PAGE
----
Praise of knowledge and good education “that brings about a critical spirit and sense of responsibility, the real antidotes to hatred and prejudice”. The words of the President of the Republic Sergio Mattarella at the inauguration of the new Bocconi University campus (25 November) naturally go beyond the account of the university ceremony (also marked by long and enthusiastic applause for Senator Liliana Segre: knowledge, among young people, is the best response to racism and intolerance). They capture the substance, in a moment of crisis for culture, politics, and the institutions of liberal democracy themselves: we need to know how to properly educate the elite of tomorrow, a new, open ruling class, responsible, aware of history and therefore clear-headed and passionate about building a better future. The cornerstones: polytechnic culture and industrial humanism, in full Milanese style or, better still, “tech humanism”, to use the term of Federico Faggin, the father of the microprocessor, one of the most successful Italian intellects in the world (Corriere della Sera, 20 November).
Milan, which has some of the best universities in Europe for training and research, is an ideal place to reflect on these issues. It has 200,000 students, arriving from all over Italy as well as, in recent years, many foreign countries (for the most part interested in Bocconi and the Politecnico). It appeals to professors and researchers from across the globe. We think of it as a dynamic and inclusive city, far from being a closed and aggressively competitive “city state”, but rather a welcoming one, as its history bears witness. It is increasingly common, in many public speeches by administrators, entrepreneurs, intellectuals and artists, to refer to the Edict of 1018 by Bishop Ariberto d’Intimiano: “Those who know what work is come to Milan. And those who come to Milan are free men.”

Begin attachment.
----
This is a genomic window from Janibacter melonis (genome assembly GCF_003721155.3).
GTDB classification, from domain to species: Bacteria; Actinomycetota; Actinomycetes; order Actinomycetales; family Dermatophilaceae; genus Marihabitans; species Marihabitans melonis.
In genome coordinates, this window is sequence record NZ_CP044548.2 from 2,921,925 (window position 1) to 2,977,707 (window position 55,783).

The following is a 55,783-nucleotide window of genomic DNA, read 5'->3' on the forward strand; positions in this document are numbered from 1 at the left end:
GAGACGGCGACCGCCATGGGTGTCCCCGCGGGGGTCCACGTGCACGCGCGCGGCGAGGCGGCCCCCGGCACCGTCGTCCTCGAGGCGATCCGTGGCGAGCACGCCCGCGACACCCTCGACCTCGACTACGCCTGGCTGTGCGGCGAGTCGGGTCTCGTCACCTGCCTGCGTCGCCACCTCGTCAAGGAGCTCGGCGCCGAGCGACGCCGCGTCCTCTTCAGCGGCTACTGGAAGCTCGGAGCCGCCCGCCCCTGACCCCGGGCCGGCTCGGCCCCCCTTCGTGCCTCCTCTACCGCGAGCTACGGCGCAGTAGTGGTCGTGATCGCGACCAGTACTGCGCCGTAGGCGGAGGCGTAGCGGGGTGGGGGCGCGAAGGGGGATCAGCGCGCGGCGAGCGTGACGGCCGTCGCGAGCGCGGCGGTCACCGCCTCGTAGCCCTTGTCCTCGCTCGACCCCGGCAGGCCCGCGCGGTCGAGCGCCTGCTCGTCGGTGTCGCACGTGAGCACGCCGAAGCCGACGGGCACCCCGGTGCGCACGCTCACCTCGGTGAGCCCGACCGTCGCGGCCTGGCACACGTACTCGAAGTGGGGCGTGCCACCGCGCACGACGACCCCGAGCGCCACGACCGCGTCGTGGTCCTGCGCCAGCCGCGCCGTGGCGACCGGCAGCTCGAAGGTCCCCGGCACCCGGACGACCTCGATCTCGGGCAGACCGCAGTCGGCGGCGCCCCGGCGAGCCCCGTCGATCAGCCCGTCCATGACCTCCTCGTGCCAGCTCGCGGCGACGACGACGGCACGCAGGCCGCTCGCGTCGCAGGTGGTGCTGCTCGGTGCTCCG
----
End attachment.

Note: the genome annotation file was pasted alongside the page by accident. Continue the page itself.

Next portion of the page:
The universities are, in fact, growing. The Polytechnic invests in its traditional headquarters in Piazza Leonardo da Vinci and in the Bovisa structures, also looking with interest at the developments of Mind (Milan Innovation District, under construction in the areas formerly of the Expo, where the Human Technopole is already partially operational, specializing in biotech and life sciences, “a place open to all scientists,” according to Walter Ricciardi, coordinator of the Scientific Committee). The expansion of the Cattolica, which will double in size, will take place in a former police station in Sant’Ambrogio. The construction sites for the “glass campus” will be ready to begin building in 2020. Bicocca University is climbing the rankings of the best universities in Italy thanks to cutting-edge research, among other things, in medicine and materials innovation. The IULM has long been an open and well-run campus in the south of the city, between the Barona and the Navigli, currently undergoing a lively redevelopment. The Statale is undergoing remodelling and expansion, with the scientific faculties near the area of Mind, the update of the historical site on Via Festa del Perdono and new building sites of the Policlinico, 200 million euros of investment and a thousand days to finish the work. Punctuality in completing public works is becoming a standard in Milan, as evidenced by the rapid cycle of closing, restoring and re-opening the new hi-tech runway of Linate airport, exactly within the three month timeline. And Bocconi just opened its new campus.